A gathering of leading Sydney restaurant reviewers enjoys a private banquet at Imperial Kitchen and Bar
Australia’s links with China extend back a great deal further than most people might think, the first Chinese settlers arrived in the early 1800s helping Australians gain a taste for mainly Cantonese cuisine; in recent times the options for local diners have increased exponentially
For the past decade Sydney’s rapidly growing Chinese community has exposed the city to a broad cross-section of Chinese culture and nowhere is this better seen than in the area of cuisine. Prior to the 1990s the overwhelming majority of Chinese migrants to Australia traced their roots to Canton province and its most famous city Hong Kong.
Whereas a generation ago Chinese restaurants almost exclusively offered Cantonese cuisine, today there is a wide choice from northern Chinese, southern and eastern cuisines, traditional hot pot to the spicy delicacies of Sichuan and Hunan provinces.
Opening in 2019, Imperial Kitchen and Bar (its Chinese name is Diao Xiao Yan) offers diners a perfect mix of traditional mainland Chinese dishes to Cantonese dishes more familiar to western diners. Its specialty is definitely the wide range of, fresh from the tank, seafood.
The real treat, which has been taken up by numerous western diners, is the restaurants private banquet rooms. These have not only proved popular with Australian businesspeople who have links to China and are familiar with Chinese culture; the banquet rooms have proved a hit with regular diners thanks to the authentic Chinese dining experience.
In the look, decor, atmosphere – and of course food – this is a very authentic Chinese dining experience the likes of which you would normally only find in major Chinese cities.
Located on the northern fringe of Chinatown, and just two blocks from Sydney’s Town Hall, co-owner and restauranteur, Wenjun Wang says, “Our vision for Imperial Kitchen and Bar was to offer something for every palate, from the Chinese diners expecting traditional fare, to other diners maybe not so familiar with traditional Chinese cooking.”
For western diners there are plenty of familiar dishes on the menu, ranging from Crab Meat and Sweet Corn Soup, to Mongolian Lamb and Peking Duck. While the dishes may be familiar, they are prepared in an authentic Chinese style far more faithful to the original recipes.
Says Wenjun Wang, “We wanted a menu that would make non-Chinese diners feel comfortable by offering a selection of dishes they recognize. The flavours and textures are a little more refined than they may have experienced in the past; what we offer is a real taste of China.
“Our menu is called fusion, because it is a fusion not only of different Chinese cuisines but of cooking styles which cross over from slightly western tastes to very authentic Chinese dishes.”
Tasked with bringing this vision to life is executive chef Jimmy Lee. Originally from Hong Kong he’s refined his cooking style of the past 30 years working with some of that city’s leading chefs before moving to Sydney where he headed up his first kitchen as executive chef ten years ago.
His devotion has been to put his own twist on traditional Chinese dishes, with his most praised dishes including Garlic Butter Lobster, Black Pepper Glutinous Rice, Lotus Leaf Crab, XO Sauce Fried Pipis and Chaste Chicken. For diners who appreciate delicately prepared game birds, his Braised Crispy Pigeon is a must.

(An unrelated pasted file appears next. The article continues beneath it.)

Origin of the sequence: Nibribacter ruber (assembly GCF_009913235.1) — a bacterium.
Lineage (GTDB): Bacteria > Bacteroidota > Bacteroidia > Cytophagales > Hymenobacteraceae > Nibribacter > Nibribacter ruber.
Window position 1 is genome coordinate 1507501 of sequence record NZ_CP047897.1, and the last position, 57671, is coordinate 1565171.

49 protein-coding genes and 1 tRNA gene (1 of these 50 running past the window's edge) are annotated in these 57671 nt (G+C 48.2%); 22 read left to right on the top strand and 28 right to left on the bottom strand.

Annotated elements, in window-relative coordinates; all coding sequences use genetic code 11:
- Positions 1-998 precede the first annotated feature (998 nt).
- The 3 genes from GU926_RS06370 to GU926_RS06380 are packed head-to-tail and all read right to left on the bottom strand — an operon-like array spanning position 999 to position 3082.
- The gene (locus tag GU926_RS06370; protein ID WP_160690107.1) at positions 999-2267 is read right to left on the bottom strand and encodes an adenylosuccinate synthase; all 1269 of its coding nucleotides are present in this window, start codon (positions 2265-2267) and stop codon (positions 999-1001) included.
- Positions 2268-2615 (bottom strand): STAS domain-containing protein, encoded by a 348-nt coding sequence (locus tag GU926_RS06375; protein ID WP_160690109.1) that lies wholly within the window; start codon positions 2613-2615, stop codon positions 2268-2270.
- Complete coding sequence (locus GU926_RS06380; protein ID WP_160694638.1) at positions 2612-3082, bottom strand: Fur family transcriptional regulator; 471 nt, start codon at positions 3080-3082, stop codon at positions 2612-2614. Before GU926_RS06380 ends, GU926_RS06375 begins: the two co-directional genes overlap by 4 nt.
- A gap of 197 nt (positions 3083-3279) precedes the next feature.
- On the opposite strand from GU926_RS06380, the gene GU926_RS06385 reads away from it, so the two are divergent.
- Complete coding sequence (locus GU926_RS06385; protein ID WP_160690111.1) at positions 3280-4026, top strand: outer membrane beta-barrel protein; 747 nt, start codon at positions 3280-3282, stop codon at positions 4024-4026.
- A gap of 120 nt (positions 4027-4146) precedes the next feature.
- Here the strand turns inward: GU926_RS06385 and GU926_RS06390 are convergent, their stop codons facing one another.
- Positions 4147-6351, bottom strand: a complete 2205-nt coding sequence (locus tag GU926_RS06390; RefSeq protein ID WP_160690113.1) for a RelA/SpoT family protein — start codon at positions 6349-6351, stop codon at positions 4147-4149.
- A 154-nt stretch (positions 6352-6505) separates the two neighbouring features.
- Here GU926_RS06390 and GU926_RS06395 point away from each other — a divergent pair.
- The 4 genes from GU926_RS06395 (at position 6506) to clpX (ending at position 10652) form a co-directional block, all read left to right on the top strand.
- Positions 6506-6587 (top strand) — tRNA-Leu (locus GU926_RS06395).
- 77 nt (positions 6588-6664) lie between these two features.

Also a great innovator, Chef Lee’s Signature Pumpkin Soup is one of the best surprises for diners at Imperial Bar and Kitchen. A light pumpkin soup, with a hint of Thai flavour, it boasts a generous mix of seafood, with perfectly sautéed pineapple that complements the assortment of perfectly blended flavours. Entirely Chef Lee’s creation, it is served in a hollowed-out pumpkin which easily satisfies 4 to 6 diners.
Unlike many Chinese eateries, Imperial Kitchen and Bar has much in the way of vegetarian choices. There are more ten vegetarian dishes from Traditional Seasonal Vegetable & Garlic, to Deep Fried Crispy Eggplant with Black Pepper & Salt, Silken Tofu and, house specialty, “Di San Xian” Sautéed Potato, Green Pepper and Eggplant.
The live seafood selection of Imperial Kitchen and Bar – and its world class preparation – is one aspect which really sets this new Sydney eatery apart from its contemporaries. Lobster, mud crab, snow crab, abalone, pipis and barramundi are all cooked straight from the tank.
Those familiar with the ‘wet markets’ of Hong Kong will appreciate that a chef like Jimmy Lee learnt his craft selecting the finest fresh seafood, for immediate preparation and cooking. From Jumbo Live Pipis, prepared with his special XO sauce and served on a bed of perfectly fried noodles; to his Deep Fried Barramundi in a soy and ginger sauce, all have remarkable textures and flavours that stand alone perfectly as individual dishes – or better still enjoyed as part of a seafood banquet.
Imperial Kitchen and Bar offers five different banquets four of which are seafood, with between seven and nine courses with each. Jumbo Pipis, Abalone, Mud Crab and Lobster – all prepared fresh from the tank – make up the impressive seafood choice. The fifth is a Peking Duck banquet.
The banquet rooms are normally booked out in advance and don’t just expect to see local and overseas Chinese diners, among the regulars are Australians of French and Lebanese culture and even a couple of Hungarian-Australian regulars.